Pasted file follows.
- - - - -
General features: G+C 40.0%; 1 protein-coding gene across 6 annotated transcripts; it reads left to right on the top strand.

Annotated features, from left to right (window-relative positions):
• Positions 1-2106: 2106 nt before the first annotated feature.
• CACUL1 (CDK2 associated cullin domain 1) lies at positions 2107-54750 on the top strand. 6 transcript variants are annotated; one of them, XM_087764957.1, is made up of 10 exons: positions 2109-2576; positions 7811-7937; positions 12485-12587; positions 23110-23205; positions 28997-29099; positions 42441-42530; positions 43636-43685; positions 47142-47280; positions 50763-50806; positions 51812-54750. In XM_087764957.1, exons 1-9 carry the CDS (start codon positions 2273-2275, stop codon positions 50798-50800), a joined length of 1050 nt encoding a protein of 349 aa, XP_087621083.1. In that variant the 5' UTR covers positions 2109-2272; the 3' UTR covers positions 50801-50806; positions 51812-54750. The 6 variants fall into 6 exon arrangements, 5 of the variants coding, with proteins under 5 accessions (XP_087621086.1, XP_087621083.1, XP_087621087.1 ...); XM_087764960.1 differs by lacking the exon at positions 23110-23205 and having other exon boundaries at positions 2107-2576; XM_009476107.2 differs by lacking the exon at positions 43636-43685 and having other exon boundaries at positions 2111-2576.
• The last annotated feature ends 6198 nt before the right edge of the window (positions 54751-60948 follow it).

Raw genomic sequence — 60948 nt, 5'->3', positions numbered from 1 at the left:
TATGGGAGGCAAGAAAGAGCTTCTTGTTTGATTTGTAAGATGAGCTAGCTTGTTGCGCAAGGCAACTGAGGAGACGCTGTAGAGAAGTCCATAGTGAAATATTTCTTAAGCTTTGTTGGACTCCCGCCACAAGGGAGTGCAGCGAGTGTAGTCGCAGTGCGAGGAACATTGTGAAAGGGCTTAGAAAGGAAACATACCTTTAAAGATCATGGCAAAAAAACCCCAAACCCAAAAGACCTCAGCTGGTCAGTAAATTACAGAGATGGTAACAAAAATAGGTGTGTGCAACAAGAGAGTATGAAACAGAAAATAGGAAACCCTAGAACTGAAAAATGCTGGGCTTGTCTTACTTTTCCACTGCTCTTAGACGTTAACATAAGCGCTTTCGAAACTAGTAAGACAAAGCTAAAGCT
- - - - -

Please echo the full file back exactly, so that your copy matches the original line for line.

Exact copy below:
General features: G+C 40.0%; 1 protein-coding gene across 6 annotated transcripts; it reads left to right on the top strand.

Annotated features, from left to right (window-relative positions):
• Positions 1-2106: 2106 nt before the first annotated feature.
• CACUL1 (CDK2 associated cullin domain 1) lies at positions 2107-54750 on the top strand. 6 transcript variants are annotated; one of them, XM_087764957.1, is made up of 10 exons: positions 2109-2576; positions 7811-7937; positions 12485-12587; positions 23110-23205; positions 28997-29099; positions 42441-42530; positions 43636-43685; positions 47142-47280; positions 50763-50806; positions 51812-54750. In XM_087764957.1, exons 1-9 carry the CDS (start codon positions 2273-2275, stop codon positions 50798-50800), a joined length of 1050 nt encoding a protein of 349 aa, XP_087621083.1. In that variant the 5' UTR covers positions 2109-2272; the 3' UTR covers positions 50801-50806; positions 51812-54750. The 6 variants fall into 6 exon arrangements, 5 of the variants coding, with proteins under 5 accessions (XP_087621086.1, XP_087621083.1, XP_087621087.1 ...); XM_087764960.1 differs by lacking the exon at positions 23110-23205 and having other exon boundaries at positions 2107-2576; XM_009476107.2 differs by lacking the exon at positions 43636-43685 and having other exon boundaries at positions 2111-2576.
• The last annotated feature ends 6198 nt before the right edge of the window (positions 54751-60948 follow it).

Raw genomic sequence — 60948 nt, 5'->3', positions numbered from 1 at the left:
TATGGGAGGCAAGAAAGAGCTTCTTGTTTGATTTGTAAGATGAGCTAGCTTGTTGCGCAAGGCAACTGAGGAGACGCTGTAGAGAAGTCCATAGTGAAATATTTCTTAAGCTTTGTTGGACTCCCGCCACAAGGGAGTGCAGCGAGTGTAGTCGCAGTGCGAGGAACATTGTGAAAGGGCTTAGAAAGGAAACATACCTTTAAAGATCATGGCAAAAAAACCCCAAACCCAAAAGACCTCAGCTGGTCAGTAAATTACAGAGATGGTAACAAAAATAGGTGTGTGCAACAAGAGAGTATGAAACAGAAAATAGGAAACCCTAGAACTGAAAAATGCTGGGCTTGTCTTACTTTTCCACTGCTCTTAGACGTTAACATAAGCGCTTTCGAAACTAGTAAGACAAAGCTAAAGCT